The twenty Poems of Theodore Metochites (ca. 1270-1332) constitute a unique corpus of approximately 10.000 verses composed in the traditional Homeric hexameter. Metochites did not use the most common iambic verse, but chose to commemorate his deeds and immortalize his thoughts and experiences in the heroic Homeric verse. At the same time he took advantage of the poetic works of Gregory of Nazianzus, who exercised a considerable influence upon his language and his general attitude towards his fellow men and his social environment.
The poems of Metochites, both in their entirety and each one of them separately, are a curious mixture of various genres (autobiography, ekphrasis, letter, hagiographical praise), which testify to their author's wide range of interests and his bold attempt to renovate the traditional patterns of Byzantine poetry. Some poems are addressed to his friends (e.g. Nikephoros Kallistos Xanthopoulos or Leo Vardales), but most of them are addressed to the author himself. Metochites was quite pessimistic about the situation of the state and of his own affairs, and gave expression to his inner feelings of frustration and sadness in a rather unrestrained manner.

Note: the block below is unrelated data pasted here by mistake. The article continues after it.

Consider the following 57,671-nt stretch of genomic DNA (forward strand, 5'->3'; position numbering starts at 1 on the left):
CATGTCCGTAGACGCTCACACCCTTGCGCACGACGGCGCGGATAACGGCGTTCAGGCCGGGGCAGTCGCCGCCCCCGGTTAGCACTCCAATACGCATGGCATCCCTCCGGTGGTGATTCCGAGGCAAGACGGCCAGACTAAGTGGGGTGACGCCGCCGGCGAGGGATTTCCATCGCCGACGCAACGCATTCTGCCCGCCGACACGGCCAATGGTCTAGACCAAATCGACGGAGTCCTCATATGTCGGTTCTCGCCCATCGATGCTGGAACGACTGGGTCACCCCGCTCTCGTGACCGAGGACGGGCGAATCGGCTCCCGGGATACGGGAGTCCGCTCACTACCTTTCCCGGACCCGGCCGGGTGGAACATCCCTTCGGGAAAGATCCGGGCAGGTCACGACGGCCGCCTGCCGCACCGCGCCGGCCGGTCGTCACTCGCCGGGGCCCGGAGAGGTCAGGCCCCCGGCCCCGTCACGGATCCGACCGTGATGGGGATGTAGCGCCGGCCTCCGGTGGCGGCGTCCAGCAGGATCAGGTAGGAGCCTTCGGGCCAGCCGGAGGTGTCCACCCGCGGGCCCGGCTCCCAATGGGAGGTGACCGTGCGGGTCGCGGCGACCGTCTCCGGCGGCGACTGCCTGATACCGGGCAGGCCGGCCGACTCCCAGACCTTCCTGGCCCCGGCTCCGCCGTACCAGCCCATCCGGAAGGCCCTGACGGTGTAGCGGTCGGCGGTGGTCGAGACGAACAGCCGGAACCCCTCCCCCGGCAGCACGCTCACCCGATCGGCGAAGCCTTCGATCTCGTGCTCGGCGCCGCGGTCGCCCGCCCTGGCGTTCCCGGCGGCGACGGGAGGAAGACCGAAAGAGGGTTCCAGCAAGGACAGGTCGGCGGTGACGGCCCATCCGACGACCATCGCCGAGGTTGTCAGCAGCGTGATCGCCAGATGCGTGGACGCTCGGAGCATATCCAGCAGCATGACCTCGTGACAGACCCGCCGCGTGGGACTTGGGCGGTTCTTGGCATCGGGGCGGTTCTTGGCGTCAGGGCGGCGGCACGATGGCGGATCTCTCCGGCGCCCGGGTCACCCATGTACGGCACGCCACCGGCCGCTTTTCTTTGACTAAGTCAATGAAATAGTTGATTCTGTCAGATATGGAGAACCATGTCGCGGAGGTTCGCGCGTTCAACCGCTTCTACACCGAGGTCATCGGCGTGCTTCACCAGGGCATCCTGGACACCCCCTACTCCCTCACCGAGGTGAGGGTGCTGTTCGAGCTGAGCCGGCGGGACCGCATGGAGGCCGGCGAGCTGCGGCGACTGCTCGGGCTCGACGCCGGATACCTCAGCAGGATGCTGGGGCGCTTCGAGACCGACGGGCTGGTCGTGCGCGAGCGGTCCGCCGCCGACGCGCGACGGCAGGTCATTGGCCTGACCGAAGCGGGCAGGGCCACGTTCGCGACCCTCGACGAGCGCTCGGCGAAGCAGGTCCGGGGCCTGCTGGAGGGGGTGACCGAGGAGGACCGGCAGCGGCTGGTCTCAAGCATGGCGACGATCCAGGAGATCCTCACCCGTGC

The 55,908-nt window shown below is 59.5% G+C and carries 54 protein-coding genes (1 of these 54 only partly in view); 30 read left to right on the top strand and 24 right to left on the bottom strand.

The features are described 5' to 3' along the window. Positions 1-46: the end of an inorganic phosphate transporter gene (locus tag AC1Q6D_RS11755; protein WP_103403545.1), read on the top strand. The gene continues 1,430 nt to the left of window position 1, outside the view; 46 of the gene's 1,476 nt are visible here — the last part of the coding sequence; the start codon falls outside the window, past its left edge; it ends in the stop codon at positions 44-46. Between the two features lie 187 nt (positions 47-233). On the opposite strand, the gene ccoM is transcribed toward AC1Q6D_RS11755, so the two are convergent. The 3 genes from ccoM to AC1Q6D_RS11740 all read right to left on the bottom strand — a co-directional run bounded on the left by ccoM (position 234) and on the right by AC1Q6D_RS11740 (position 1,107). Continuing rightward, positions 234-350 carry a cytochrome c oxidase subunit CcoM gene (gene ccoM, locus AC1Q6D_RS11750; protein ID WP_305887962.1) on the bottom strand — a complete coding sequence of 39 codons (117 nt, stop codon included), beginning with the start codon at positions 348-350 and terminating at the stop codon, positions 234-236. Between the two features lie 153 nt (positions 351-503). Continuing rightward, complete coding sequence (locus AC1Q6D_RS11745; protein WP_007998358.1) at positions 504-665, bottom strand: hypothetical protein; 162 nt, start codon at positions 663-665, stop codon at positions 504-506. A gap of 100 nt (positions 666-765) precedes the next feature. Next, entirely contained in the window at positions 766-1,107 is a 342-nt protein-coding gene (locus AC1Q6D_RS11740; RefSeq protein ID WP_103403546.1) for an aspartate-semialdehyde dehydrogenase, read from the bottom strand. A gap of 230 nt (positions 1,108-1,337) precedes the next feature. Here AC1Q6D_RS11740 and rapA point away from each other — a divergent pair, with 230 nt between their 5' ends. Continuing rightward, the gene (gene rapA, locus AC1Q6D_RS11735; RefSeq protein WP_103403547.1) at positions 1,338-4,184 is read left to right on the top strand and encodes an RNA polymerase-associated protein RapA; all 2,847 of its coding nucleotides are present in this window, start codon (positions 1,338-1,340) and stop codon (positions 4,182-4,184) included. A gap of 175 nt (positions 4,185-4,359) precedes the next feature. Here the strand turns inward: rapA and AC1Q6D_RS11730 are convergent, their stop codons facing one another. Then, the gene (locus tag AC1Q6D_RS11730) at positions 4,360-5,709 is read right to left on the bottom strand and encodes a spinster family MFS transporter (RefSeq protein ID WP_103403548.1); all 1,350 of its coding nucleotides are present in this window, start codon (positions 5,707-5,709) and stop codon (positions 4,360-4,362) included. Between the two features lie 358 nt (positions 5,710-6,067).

Most of these poems had been published in the past, but their editions are either difficult to obtain or inadequate. In the introduction the editor sketches a balanced portrait of Metochites as a poet, underlining both his merits and his limitations.
Ioannis Polemis is full Professor of Byzantine Literature at the University of Athens (Department of Philology). He specializes in Byzantine philosophical and theological literature of the fourteenth century.
“With this edition Polemis has surely advanced scholarship on Metochites, a monumental contribution (…) Approached with a dose of critical thinking, it will be fundamental to study of this author and hopefully aid and encourage work on the rest of his writings that remain unpublished or lack critical editions.” (Michael Zellmann-Rohrer, in the Bryn Mawr Classical Review, 22.11.2016)
“Scholars of late Latin poetry will undoubtedly find much of interest in this book.” (Éric Fournier, in Bryn Mawr Classical Review, 2016.11.50)